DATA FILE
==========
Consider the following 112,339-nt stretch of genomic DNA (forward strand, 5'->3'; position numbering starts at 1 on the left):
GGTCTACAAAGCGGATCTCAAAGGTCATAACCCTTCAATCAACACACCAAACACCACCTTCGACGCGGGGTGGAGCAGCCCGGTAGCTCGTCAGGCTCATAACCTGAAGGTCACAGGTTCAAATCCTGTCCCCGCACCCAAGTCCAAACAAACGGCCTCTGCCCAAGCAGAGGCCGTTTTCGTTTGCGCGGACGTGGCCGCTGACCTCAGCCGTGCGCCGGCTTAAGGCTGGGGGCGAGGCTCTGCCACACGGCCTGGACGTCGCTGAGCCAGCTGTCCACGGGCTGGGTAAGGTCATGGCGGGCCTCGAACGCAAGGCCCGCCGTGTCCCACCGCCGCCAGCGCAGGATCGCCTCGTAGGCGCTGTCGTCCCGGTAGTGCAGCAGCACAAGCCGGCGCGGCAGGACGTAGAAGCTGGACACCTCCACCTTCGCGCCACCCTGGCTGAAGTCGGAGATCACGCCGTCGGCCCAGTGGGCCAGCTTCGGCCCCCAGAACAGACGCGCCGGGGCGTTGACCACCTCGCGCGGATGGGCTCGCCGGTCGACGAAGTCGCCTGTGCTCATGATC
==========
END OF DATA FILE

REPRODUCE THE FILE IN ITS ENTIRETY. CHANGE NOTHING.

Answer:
Consider the following 112,339-nt stretch of genomic DNA (forward strand, 5'->3'; position numbering starts at 1 on the left):
GGTCTACAAAGCGGATCTCAAAGGTCATAACCCTTCAATCAACACACCAAACACCACCTTCGACGCGGGGTGGAGCAGCCCGGTAGCTCGTCAGGCTCATAACCTGAAGGTCACAGGTTCAAATCCTGTCCCCGCACCCAAGTCCAAACAAACGGCCTCTGCCCAAGCAGAGGCCGTTTTCGTTTGCGCGGACGTGGCCGCTGACCTCAGCCGTGCGCCGGCTTAAGGCTGGGGGCGAGGCTCTGCCACACGGCCTGGACGTCGCTGAGCCAGCTGTCCACGGGCTGGGTAAGGTCATGGCGGGCCTCGAACGCAAGGCCCGCCGTGTCCCACCGCCGCCAGCGCAGGATCGCCTCGTAGGCGCTGTCGTCCCGGTAGTGCAGCAGCACAAGCCGGCGCGGCAGGACGTAGAAGCTGGACACCTCCACCTTCGCGCCACCCTGGCTGAAGTCGGAGATCACGCCGTCGGCCCAGTGGGCCAGCTTCGGCCCCCAGAACAGACGCGCCGGGGCGTTGACCACCTCGCGCGGATGGGCTCGCCGGTCGACGAAGTCGCCTGTGCTCATGATC